Assignment One‘s drama comes from the ability of time to not only be morphed and crystallised, but by this power being available to both protagonists and antagonists alike.  Bergson further writes of his rationale in regards to such movement within the physical world, where:

We need immobility, and the more we succeed in imagining movement as coinciding with the immobilities of the points of space through which it passes, the better we think we understand it. To tell the truth, there never is real immobility, if we understand by that an absence of movement. Movement is reality itself, and what we call immobility is a certain state of things analogous to that produced when two trains move at the same speed, in the same direction, on parallel tracks: each of the two trains is then immovable to the travellers seated in the other. (1912).

If this is the problem in the mere infinite divisibility of spatial movement, then what would Bergson consider if such a portal-like movement through time was possible?  Of course, the building seems similar to this train metaphor, except that the distortion has misaligned the trains (and the movement was one that breaks temporal linearity too).  Assignment One doesn’t consider the divisibility of spatial movement as its problem; it is one that is more temporal but, by moving emphasis onto the very ability of movement through time in such a spatial way (i.e. things coming back and forth through the disruption caused by the nursery rhymes), the narrative presents a surprisingly complex variation upon the very concept of duration as a whole.  Sapphire herself has the ability to move time backwards and forwards in small amounts, yet the reality of this power doesn’t seem to constitute all of its spatial qualities; sometimes the ghosts of the play can be effected by such a power whilst the characters in question remain in situ.  Mark Fisher has written that this power itself accounts for the character’s treatment of humans, writing that her sympathetic nature was always “under the suspicion that her apparent affection towards humans was something like an owner’s benign fascination for her pets.” (2014).  This is again an example of a Bergsonian “above time” status, or at least a psychological implication of it, albeit examined through an enjoyable pulp drama rather than through a tract on metaphysics; such an unquestioning relationship towards movement betrays a deep gulf of power between the time-agents and the people caught in the anomaly which they have been sent to fix.  But, essentially, Assignment One asks the same questions regarding the interrelationships between, perception, movement and time; where problems are caused and resolved through a juggling placement of all three.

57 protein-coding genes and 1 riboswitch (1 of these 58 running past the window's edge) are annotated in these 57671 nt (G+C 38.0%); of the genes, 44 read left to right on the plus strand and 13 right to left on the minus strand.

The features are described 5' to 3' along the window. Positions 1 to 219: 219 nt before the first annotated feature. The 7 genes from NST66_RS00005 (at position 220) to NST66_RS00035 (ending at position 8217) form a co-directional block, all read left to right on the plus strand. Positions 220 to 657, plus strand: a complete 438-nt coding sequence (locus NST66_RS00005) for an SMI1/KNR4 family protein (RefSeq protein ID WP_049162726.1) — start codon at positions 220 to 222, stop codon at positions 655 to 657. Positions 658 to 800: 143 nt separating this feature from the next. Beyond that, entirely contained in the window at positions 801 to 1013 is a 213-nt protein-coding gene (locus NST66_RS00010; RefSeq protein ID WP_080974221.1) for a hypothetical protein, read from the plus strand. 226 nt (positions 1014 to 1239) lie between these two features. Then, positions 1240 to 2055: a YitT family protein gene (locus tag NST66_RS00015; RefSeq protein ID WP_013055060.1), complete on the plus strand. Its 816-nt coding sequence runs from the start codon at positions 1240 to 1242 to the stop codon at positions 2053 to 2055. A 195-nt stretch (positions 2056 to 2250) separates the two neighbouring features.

Adam Scovell